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Removing and disqualifying

Removing and disqualifying

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Removing directors

The shareholders, or 'members', can remove a director by ordinary resolution at a general meeting. Nothing in the director's contract can take away this right. A director can't be removed by written resolution (see Shareholder meetings for more information on resolutions).

In order to remove a director, the member wishing to do so must give 'special notice' to the company at least 28 clear days before a general meeting. The special notice is a formal notice setting out the request. The company must then immediately send this notice to the director concerned. The directors should call a general meeting for the members to vote on the removal, giving all the members notice of the resolution as well as notice of the meeting. If the member wishes to appoint a replacement director, the member should also give special notice of this to the company.

The director has the right to speak at the meeting. They can also make written representations to the company and ask the company to forward them to the members. If the director does ask, the company must forward the representations with the notice of the meeting to all the members. In any case, the company must state in the notice of the resolution to be passed at the meeting that the director has made representations.

If a copy of the representations isn't sent because it's received too late or because of the company's fault, the director can ask that the representations be read out at the meeting.

However, copies of the representations don't need to be sent out or read out at the meeting if the Court agrees to this.

Disqualifying directors

The courts have the power to make orders disqualifying company directors. The Secretary of State can also accept 'disqualification undertakings' from directors. This means directors voluntarily disqualify themselves, but a court doesn't get involved.

The reason for these orders is to maintain the integrity of the business environment. Directors of limited companies should carry out their duties with adequate skill and care and with proper regard to the interests of the company's creditors and employees. Disqualification applies not just to directors who are formally appointed, but also to those who carry out the functions of directors.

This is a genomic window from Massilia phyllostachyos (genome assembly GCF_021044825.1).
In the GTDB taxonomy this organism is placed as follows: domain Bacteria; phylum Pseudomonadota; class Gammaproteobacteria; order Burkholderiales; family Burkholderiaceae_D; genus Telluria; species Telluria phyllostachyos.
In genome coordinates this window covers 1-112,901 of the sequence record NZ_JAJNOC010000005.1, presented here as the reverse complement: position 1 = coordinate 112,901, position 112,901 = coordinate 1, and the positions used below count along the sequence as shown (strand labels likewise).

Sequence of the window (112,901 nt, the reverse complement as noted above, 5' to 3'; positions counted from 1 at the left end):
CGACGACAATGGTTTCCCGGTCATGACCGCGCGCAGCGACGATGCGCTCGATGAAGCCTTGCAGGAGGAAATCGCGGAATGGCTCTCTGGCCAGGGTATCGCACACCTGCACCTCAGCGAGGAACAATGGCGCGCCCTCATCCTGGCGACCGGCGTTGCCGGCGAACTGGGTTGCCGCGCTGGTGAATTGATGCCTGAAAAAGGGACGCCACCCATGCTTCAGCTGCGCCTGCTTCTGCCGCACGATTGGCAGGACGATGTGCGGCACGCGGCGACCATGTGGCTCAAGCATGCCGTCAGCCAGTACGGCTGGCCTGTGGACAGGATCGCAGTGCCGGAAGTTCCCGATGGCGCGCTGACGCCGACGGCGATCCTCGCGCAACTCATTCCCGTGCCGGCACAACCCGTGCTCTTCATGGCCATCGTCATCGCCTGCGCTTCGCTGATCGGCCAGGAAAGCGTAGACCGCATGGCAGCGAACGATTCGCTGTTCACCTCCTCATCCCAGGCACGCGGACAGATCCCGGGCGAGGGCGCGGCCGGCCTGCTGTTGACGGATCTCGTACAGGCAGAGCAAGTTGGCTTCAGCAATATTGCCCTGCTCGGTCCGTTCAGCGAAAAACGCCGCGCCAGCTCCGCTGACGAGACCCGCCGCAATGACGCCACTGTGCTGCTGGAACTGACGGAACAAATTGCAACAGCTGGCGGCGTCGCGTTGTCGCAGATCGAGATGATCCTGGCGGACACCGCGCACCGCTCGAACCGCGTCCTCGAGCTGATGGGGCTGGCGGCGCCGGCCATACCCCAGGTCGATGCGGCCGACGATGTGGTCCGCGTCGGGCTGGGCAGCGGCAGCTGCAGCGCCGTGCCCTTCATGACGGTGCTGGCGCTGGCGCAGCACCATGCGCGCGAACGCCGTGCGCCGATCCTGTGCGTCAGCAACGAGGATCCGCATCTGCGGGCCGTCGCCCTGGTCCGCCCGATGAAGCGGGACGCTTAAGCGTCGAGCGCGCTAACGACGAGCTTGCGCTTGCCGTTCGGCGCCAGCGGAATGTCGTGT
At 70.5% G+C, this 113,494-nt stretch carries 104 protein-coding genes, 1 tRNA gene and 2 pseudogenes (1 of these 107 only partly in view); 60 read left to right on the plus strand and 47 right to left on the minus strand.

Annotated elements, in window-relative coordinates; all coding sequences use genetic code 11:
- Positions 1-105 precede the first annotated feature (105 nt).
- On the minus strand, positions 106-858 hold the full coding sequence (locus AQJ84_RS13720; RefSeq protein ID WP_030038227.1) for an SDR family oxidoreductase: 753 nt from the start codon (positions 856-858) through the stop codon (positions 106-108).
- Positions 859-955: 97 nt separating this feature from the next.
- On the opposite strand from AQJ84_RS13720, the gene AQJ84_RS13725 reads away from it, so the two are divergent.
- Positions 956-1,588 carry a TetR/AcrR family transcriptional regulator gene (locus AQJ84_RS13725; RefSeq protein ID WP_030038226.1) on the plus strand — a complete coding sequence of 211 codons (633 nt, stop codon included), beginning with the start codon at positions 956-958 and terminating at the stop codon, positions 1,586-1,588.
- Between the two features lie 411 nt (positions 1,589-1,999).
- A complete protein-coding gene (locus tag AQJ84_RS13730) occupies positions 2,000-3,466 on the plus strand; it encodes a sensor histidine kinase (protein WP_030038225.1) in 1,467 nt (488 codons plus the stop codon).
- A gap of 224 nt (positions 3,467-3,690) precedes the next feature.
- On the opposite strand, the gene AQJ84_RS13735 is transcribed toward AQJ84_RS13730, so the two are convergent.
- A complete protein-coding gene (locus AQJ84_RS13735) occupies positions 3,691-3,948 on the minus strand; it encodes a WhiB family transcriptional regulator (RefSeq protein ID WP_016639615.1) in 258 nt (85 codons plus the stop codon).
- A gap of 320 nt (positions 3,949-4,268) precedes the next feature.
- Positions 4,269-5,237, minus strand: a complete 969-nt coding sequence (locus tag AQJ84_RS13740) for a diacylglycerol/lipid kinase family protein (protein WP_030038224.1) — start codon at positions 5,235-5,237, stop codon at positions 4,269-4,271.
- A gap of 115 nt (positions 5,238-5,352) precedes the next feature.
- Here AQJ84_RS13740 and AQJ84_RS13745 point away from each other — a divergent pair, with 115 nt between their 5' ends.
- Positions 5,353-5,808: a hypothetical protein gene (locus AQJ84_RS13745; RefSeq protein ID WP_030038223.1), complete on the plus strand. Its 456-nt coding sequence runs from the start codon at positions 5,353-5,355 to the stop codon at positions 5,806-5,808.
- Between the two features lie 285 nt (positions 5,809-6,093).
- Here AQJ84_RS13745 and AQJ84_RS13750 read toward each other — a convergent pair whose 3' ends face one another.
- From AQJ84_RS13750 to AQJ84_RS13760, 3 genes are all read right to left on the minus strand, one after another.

A director can be disqualified (among other things) for:

  • Not preparing and filing accounts
  • Not keeping proper accounting records
  • Not sending returns to Companies House
  • Allowing the company to trade while insolvent
  • Not sending company tax returns and paying tax

The minimum period of disqualification is 2 years, and the maximum 15 years.

If a director is disqualified, they'll be unable to do the following:

  • be a director of a company;
  • directly or indirectly be concerned or take part in promoting, forming or managing a company; or
  • be a member of or be concerned or take part in promoting, forming or managing a limited liability partnership.

However, the disqualified director will be able to do the above if they have permission from the court.

If a disqualified director breaches the terms of a disqualification order or disqualification undertaking, they'll be committing a criminal offence. They may also be held personally liable for any debts the company incurs while they're involved in managing that company.

A disqualified person can apply to the court for permission to act as a director or be involved in managing a company while disqualified. The court might grant permission if there are adequate safeguards put in place to protect the public interest.

The courts in England and Wales, Scotland, and Northern Ireland will tell the Registrar of Companies of every disqualification order and undertaking. This information goes onto a public Register of Disqualified Directors. A person's name is removed from the register at the end of the disqualification period.

Termination of director's appointment

The articles of association (the company's set of rules) can set out circumstances automatically ending a director's appointment.

The standard, or 'default', model articles, for example, state that a person will no longer be a director as soon as:

  • they resign from office
  • they're disqualified or prevented for some other legal reason from being a director
  • they're made bankrupt or enter into an agreement with their creditors to avoid bankruptcy
  • a doctor has given an opinion that they're physically or mentally incapable of acting as a director and might remain so for more than 3 months